Nurses can be advocates for tissue and organ donation. It is the nurses’ responsibility to identify potential donors and contact the appropriate source to verify if the patient is eligible for tissue or organ donation. This person of contact may be the primary physician, the medical examiner or coroner, or a tissue and organ procurement organization. In addition to notifying the above noted sources it is also helpful to locate an indication in the patient’s belongings notifying staff of their wishes to donate their tissues and organs. This is most commonly found on a person’s driver’s license, or a signed donor card. On many donor cards there is a place that allows for two people to sign as witnesses to the person’s wishes. The donor card may also list a next of kin and their phone number in order to contact them. Once contacted, the representative from the organ procurement organization will confirm the patient’s suitability for tissue or organ donation. If the person has died secondary to a cardiac arrest, he or she may be a suitable donor for tissues. A person who is brain dead, but on a ventilator, is an acceptable donor for major organs. A complete history and physical of the donor will be obtained. Once the person has been determined to be an acceptable donor, they will then be matched with waiting recipients. Recipients are matched by tissue type and blood group, percentage of reactive antibody, waiting time, medical urgency, and if awaiting a heart, kidney or liver transplant the distance will be considered (Lifelink, 2000).

Donation Educator & Requester

As a nurse, there are many responsibilities related to tissue and organ donation. A nurse must be familiar with types of donation and donation criteria, know the agency policy, contact local tissue and organ banks to determine eligibility, and be able to discuss the possibility of donation with the primary physician. In addition to this, nurses may have to discover if the patient has indication in their belongings that they wished to be an organ donor, obtain permission from the medical examiner or coroner, offer the family the option for donation, and provide bereavement support to the family of the donor (Sheehy, 1999).

It is beneficial for the nurse to be familiar with all the possible types of transplantations as this will allow him or her to better inform the family of all the possibilities. There are multiple tissues and bones that can be donated. The eyes, cornea, heart valves, bone, skin, the saphenous vein, pericardium, fascia, veins, dura, tendons, and cartilage are the different type of tissues that can be donated (Sheehy, 1999). Many times people fail to understand that bone and tissues are needed for donation as well as major organs. If nurses are educated on the different type of tissues available for donation, they will be more helpful in encouraging families to donate. The organs available for donation are: the heart, lungs, kidneys, pancreas, and liver (Potter & Perry, 1997).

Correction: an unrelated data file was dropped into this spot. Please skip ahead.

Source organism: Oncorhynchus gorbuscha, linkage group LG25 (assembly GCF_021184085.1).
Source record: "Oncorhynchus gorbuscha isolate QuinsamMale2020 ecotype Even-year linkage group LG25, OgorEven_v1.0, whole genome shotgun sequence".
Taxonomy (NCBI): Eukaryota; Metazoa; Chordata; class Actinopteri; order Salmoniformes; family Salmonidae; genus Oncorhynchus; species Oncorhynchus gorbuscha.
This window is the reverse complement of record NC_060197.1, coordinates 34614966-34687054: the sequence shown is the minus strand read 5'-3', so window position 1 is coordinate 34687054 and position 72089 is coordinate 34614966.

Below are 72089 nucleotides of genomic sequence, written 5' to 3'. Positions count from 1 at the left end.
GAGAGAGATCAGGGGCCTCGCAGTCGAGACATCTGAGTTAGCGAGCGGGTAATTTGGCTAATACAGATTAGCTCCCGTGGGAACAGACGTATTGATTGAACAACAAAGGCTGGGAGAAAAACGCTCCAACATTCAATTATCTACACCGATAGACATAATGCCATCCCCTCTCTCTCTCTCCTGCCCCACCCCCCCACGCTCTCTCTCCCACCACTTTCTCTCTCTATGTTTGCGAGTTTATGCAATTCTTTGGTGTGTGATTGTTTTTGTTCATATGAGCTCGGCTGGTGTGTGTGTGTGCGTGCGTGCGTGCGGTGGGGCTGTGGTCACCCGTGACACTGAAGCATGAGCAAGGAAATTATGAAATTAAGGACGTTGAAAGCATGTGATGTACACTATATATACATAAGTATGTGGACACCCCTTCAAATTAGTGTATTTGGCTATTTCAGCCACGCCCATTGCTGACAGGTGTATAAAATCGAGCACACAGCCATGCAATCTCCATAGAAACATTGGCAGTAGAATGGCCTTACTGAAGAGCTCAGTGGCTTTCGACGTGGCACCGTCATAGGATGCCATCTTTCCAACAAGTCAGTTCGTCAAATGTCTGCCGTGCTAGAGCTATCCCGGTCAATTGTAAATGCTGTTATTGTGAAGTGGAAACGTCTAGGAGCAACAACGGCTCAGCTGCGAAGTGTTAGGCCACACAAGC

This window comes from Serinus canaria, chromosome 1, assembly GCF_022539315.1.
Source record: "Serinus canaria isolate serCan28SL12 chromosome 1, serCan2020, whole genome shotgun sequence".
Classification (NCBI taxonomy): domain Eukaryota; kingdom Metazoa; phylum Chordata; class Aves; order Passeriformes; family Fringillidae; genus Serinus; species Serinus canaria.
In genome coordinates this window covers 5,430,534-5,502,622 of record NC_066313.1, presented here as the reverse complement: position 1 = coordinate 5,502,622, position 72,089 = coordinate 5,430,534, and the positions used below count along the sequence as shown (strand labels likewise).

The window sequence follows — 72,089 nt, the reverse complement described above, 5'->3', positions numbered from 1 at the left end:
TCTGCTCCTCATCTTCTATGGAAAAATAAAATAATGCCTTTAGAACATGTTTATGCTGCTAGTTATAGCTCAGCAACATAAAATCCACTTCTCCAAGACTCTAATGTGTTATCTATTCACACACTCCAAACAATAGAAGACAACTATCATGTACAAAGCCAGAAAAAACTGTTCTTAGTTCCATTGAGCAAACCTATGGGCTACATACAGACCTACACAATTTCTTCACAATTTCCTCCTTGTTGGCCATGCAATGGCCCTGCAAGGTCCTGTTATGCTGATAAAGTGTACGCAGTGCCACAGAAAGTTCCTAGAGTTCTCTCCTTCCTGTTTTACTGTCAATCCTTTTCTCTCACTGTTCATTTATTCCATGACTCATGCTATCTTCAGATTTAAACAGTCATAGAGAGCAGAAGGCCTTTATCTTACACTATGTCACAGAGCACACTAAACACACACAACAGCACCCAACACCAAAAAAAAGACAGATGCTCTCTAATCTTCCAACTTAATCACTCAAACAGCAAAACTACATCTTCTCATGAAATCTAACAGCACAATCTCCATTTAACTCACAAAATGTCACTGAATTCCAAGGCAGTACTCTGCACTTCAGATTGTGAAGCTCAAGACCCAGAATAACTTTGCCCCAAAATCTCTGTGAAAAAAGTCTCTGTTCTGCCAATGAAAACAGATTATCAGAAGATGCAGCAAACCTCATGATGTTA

The process of requesting tissue and organ donation can be a technical one. Therefore, it is important for the nurse not to forget family bereavement support. Some families can find comfort in their grief from their religious community. For example, the Catholic faith states, "We encourage donation as an act of charity. It is something good that can result from tragedy and a way for families to find comfort by helping others." (Gallagher, 1997).

Nurses are sometimes intimidated to ask for donation because of their fear of insulting people of particular faiths. It is important for nurses to become familiar with different religious positions regarding tissue and organ donation. Gallagher comprised a list of thirty different religions and their beliefs on organ and tissue donation. The only two on Gallagher’s list that were against donation were Gypsies, and the Shinto, who believe "the dead body is considered to be impure and dangerous…injuring a dead body is considered to be a serious crime" (Gallagher, 1997). The other twenty-eight religions either encouraged organ and tissue donation, left it up to the individual, or did not have an official position on the topic.